Can Therapy Help You Sleep?

Written by HarleyTherapy.com
by Harley Therapy   |   Psychological Issues
Published
Therapy can do wonders for sleep problems, and here’s why.

1. Talk therapy lowers your stress.

Stress is probably the number one sleep thief.
Stress isn’t just about having a lot going on. It’s also that we don't know how to manage what is going on, or who to ask for help. Or we are bottling up our struggles, and trying to deal with everything alone.
Therapy is not only a safe space to finally unload, it's a place to get to the real root of your stress. Your therapist will help you make a plan to manage your stress, then support you to actually carry out that plan.

2. It can get your racing thoughts under control.

You feel tired, you turn of the light, and then, wham. Your mind goes into overdrive.
If you suffer from anxiety, your thoughts might even become so irrational your heart starts to race. Soon your entire body is so pumped with adrenaline, sleep is physically impossible.
Cognitive behavioural therapy (CBT) is a type of therapy that focuses on helping you get your thoughts under control. It’s recommended for both stress, insomnia and anxiety.
Mindfulness-based therapies also help you harness your thoughts and teach you how to relax your body.

3. Therapy helps your low moods.

Depression and sleep problems come hand-in-hand so often it’s hard to say which causes which.
Being sad all the time can make us too worried to sleep, but not sleeping can mean we struggle to keep up with life and get depressed. Therapy helps you get to the root of your low moods, and make the small changes that mean you feel better about life.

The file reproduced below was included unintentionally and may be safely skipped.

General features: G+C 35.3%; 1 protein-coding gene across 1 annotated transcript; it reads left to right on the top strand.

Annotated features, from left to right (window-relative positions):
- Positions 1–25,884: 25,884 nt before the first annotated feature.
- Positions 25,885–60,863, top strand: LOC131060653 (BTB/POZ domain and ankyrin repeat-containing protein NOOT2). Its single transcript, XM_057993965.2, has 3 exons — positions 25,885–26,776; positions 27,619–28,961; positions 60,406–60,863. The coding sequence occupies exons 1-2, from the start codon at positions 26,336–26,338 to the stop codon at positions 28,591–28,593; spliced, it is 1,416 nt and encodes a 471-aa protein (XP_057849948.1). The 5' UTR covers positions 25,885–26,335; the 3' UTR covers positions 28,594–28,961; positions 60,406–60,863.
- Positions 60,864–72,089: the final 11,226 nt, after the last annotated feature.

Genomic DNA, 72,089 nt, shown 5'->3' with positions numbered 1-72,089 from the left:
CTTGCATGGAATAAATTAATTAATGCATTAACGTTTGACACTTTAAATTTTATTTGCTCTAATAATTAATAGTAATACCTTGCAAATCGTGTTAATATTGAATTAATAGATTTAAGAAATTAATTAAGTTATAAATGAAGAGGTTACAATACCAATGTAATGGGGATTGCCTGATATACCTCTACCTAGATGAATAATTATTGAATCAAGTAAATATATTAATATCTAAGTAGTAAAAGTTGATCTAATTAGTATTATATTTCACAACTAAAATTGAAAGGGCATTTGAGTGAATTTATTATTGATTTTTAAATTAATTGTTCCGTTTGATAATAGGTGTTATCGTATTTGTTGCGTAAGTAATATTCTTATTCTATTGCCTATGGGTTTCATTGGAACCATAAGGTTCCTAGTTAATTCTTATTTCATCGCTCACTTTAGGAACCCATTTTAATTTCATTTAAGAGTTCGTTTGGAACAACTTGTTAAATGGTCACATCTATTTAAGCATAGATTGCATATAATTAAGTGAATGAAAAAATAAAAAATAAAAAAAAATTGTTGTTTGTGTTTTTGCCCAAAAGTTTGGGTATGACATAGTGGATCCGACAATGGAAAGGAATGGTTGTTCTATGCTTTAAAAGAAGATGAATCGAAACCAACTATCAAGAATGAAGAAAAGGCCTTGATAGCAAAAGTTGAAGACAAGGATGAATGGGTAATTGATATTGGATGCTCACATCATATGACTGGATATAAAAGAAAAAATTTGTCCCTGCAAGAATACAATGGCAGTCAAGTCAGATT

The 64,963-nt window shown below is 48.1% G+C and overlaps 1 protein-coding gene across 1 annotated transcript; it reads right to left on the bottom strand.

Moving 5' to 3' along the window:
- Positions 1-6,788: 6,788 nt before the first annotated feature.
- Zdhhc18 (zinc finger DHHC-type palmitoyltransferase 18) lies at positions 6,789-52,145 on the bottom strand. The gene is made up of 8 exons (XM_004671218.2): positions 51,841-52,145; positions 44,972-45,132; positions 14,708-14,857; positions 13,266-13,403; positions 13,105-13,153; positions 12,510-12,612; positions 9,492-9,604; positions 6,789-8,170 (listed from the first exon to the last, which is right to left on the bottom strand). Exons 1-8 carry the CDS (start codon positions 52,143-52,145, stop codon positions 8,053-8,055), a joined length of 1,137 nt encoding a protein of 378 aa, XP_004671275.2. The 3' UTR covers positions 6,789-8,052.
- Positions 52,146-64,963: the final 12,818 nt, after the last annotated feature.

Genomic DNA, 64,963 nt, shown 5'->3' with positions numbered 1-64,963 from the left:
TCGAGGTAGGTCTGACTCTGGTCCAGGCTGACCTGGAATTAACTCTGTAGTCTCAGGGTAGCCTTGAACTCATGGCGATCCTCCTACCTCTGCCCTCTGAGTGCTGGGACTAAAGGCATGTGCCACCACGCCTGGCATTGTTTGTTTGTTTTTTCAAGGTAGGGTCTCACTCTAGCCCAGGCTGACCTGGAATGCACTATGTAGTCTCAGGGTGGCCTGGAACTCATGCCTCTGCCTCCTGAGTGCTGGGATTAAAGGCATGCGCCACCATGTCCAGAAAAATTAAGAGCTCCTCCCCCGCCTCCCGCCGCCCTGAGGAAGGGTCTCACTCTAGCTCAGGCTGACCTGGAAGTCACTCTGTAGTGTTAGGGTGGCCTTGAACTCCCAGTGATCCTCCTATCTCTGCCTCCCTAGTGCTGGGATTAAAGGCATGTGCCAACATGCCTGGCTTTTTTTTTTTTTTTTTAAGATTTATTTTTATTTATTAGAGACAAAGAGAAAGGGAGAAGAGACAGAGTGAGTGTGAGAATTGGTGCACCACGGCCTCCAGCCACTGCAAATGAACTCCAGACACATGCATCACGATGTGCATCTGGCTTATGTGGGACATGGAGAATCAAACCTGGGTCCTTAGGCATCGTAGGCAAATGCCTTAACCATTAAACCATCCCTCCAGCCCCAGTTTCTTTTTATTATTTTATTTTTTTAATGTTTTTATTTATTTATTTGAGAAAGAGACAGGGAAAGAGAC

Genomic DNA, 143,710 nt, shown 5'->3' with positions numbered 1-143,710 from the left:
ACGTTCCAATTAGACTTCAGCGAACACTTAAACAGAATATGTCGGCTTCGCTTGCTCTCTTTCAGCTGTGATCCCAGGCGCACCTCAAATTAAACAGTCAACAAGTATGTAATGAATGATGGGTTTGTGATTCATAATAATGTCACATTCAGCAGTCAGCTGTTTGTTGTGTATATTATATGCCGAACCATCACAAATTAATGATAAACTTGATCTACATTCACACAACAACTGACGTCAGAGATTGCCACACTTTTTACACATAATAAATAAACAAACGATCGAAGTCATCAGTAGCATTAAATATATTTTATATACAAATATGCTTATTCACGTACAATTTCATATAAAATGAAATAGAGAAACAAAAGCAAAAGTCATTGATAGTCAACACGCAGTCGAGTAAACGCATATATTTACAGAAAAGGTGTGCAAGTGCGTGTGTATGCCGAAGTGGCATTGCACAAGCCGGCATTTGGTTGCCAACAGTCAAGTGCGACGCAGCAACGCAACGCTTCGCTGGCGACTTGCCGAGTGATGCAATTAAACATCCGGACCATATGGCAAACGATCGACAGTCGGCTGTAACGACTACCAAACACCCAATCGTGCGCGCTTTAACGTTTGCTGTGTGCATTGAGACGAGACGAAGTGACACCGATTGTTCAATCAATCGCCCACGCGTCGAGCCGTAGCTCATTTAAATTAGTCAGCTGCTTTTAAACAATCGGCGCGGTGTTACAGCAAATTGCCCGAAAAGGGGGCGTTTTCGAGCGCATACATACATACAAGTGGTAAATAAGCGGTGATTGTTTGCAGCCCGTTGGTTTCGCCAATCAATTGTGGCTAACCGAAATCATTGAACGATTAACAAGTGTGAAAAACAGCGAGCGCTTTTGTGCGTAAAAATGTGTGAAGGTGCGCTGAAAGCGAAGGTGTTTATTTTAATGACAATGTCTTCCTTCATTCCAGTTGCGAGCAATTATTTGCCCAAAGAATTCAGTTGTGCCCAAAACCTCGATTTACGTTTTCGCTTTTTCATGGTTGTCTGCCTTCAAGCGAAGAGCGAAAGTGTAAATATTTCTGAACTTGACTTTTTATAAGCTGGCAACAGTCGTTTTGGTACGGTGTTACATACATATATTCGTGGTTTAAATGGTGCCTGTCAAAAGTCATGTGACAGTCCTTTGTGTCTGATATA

4. Talk therapy can even change your before bed behaviours.

Doing the wrong things before bed means we land under the duvet feeling anything but relaxed.
Are you often up late because of other people? Checking work emails, doing things for friends? Therapy teaches boundaries. You'll gain the self-esteem to start saying no and finally prioritise your self-care.
Is it an addictive behaviour like TV, porn (screens physically disrupt your brain's ability to sleep) or alcohol (stops deep sleep) keeping you up? Addictions are about escaping emotional pain. Therapy helps you finally face what is bothering you.

5. Therapy improves your relationships.

Sensitive people often struggle to sleep well next to a partner if they feel the other person is upset with them, or that there are unspoken problems.
Therapy helps you recognise what you are and aren’t responsible for in relationships. You learn to communicate without starting yet another fight. At the very least, you could gain the courage to tell your partner they have to get help with their snoring problem!
Ready to sleep better? Book a therapist now at a price you can afford. If it doesn't work out, we even offer a session with another therapist of your choice free of charge. What do you have to lose?
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